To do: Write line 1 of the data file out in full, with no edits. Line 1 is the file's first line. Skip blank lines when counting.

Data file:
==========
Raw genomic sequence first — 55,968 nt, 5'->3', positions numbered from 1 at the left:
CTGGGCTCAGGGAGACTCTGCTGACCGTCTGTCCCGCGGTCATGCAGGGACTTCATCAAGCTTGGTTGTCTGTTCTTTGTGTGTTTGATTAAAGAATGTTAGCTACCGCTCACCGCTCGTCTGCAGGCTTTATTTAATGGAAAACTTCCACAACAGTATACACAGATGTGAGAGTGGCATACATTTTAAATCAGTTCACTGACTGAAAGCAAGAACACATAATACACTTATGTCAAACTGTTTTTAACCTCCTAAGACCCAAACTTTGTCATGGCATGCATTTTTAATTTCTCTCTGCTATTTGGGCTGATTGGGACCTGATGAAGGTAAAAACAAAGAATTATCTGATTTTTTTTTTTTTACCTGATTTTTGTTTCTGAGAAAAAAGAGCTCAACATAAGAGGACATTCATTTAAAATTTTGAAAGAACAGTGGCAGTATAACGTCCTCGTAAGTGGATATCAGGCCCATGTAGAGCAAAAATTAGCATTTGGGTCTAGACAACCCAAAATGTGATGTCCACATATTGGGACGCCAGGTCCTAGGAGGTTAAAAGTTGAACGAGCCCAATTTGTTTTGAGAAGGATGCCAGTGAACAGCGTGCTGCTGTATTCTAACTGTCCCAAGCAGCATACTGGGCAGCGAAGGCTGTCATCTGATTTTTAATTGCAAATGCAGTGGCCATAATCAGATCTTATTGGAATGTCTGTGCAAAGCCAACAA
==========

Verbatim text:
Raw genomic sequence first — 55,968 nt, 5'->3', positions numbered from 1 at the left: